Some corporations are inherently misaligned with As You Sow’s values, such as fossil fuel companies or corporations involved in producing weapons of war. Behar said As You Sow understands that similarly, many citizens would not want to support these types of companies.

But, they often do support them unwittingly through investment plans for retirement.

“Most people don’t know even which mutual funds they’re invested in, no less what companies those funds actually hold” he said. “When they look into it, there’s this cognitive dissonance because most people are trying to create a safe, just and sustainable world for their children and grandchildren, yet they’re invested in the past, an outdated paradigm, that runs completely contradictory to that.”

And most companies don’t give the issue much thought either, he said, and simply pick a few funds that employees can invest in and move on to the next task.

Behard said in some cases this leads to major conflicts between investors and the funds they own.

“We did an analysis of what people in government own, and it is surprising that the Surgeon General owns stock in tobacco. People promoting the Green New Deal own stock in companies like Exxon, Chevron, and coal-fired utilities like Duke and Southern,” he said. “They have no choice, they’re forced to own the exact opposite of what they believe in. How many women working for the government realize that they are invested in a mutual fund that scores 3 out of 100 on gender equality. How many realize that they own cluster munitions and landmine manufacturers?”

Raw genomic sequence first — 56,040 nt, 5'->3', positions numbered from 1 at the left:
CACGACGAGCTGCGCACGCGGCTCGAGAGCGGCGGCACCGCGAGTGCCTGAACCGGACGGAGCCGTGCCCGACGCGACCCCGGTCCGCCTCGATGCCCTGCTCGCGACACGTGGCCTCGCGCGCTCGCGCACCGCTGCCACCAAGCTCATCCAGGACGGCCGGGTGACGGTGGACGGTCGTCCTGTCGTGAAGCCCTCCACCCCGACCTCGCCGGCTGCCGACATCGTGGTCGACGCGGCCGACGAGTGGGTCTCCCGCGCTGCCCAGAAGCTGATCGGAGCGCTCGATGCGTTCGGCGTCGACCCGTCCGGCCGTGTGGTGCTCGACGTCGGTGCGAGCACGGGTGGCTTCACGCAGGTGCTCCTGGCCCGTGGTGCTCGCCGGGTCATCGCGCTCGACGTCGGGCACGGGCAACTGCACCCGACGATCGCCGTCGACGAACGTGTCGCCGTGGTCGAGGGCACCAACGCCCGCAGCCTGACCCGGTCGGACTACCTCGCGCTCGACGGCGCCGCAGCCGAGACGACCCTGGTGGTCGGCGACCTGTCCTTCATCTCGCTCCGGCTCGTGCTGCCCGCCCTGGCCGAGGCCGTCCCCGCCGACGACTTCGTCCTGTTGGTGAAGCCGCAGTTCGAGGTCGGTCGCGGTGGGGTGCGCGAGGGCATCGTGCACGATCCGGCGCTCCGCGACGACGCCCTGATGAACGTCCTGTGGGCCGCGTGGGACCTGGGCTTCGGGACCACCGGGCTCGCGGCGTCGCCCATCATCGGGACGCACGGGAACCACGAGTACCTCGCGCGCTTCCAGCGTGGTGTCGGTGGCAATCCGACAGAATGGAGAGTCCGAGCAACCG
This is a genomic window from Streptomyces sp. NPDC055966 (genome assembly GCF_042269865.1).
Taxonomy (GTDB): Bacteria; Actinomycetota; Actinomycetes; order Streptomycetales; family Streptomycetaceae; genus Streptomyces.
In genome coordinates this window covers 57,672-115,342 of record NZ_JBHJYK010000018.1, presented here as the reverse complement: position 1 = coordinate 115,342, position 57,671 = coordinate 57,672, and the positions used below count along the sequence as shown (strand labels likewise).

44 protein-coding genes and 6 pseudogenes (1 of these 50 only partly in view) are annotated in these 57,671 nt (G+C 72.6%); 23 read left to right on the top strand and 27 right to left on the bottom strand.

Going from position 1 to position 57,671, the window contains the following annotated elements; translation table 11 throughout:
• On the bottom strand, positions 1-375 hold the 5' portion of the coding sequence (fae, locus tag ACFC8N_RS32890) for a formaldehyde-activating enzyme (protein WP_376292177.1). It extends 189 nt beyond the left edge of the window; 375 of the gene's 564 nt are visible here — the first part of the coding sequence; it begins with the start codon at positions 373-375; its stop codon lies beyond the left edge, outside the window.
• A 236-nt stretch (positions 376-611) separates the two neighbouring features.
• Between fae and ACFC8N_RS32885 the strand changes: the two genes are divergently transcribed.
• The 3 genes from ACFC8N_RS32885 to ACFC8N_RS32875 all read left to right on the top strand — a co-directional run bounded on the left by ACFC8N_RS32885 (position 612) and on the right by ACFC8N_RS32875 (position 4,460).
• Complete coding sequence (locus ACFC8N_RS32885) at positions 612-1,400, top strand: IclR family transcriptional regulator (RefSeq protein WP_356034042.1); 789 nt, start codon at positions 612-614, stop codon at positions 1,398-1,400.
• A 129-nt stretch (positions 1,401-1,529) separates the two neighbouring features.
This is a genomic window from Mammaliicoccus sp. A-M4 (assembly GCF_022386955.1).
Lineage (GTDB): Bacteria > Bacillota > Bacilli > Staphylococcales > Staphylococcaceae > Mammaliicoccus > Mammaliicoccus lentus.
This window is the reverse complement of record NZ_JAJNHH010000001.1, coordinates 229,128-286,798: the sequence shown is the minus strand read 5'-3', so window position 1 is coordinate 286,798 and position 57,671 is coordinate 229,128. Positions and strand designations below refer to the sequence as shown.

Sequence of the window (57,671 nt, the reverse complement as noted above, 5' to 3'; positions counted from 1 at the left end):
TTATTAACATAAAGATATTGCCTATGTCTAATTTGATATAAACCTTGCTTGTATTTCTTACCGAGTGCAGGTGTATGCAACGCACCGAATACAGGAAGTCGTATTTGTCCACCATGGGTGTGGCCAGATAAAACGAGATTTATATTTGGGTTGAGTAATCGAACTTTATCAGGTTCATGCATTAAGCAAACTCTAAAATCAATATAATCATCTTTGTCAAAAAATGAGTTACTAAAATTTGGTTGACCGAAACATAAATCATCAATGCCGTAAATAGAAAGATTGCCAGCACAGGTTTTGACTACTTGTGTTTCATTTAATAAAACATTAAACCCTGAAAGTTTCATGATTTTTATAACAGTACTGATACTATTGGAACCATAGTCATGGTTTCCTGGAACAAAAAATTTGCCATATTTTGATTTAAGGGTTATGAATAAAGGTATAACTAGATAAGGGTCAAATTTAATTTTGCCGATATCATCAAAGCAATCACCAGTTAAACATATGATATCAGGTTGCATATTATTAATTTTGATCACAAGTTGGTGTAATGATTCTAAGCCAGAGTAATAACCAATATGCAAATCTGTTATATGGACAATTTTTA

But As You Sow wants to educate investors and companies about how to invest in funds align with their own personal values and goals.

“As You Sow’s Invest Your Values free online tools screen mutual fund holdings against specific environmental, social, and governance issues,” according to the website. “Mutual fund investors can know what they own, and can align their investments with their values.”

Specifically, the tools look at the areas of gender equality, fossil-free funds, weapon-free funds, deforestation-free funds, and tobacco-free funds.

“This transparency gives investors, for the first time, the ability to apply a values lens in evaluating mutual funds,” according to the website. “It encourages fund managers to construct and offer responsive investment vehicles, and it exerts market pressure on companies to improve.”

Focusing on Key Issues Such as Ocean Plastics, Climate Change, and Safe Food

As You Sow is currently focused on enacting change in six broad areas based on recent research: climate change, ocean plastics, executive compensation, gender equality, slavery in supply chains, and safe food.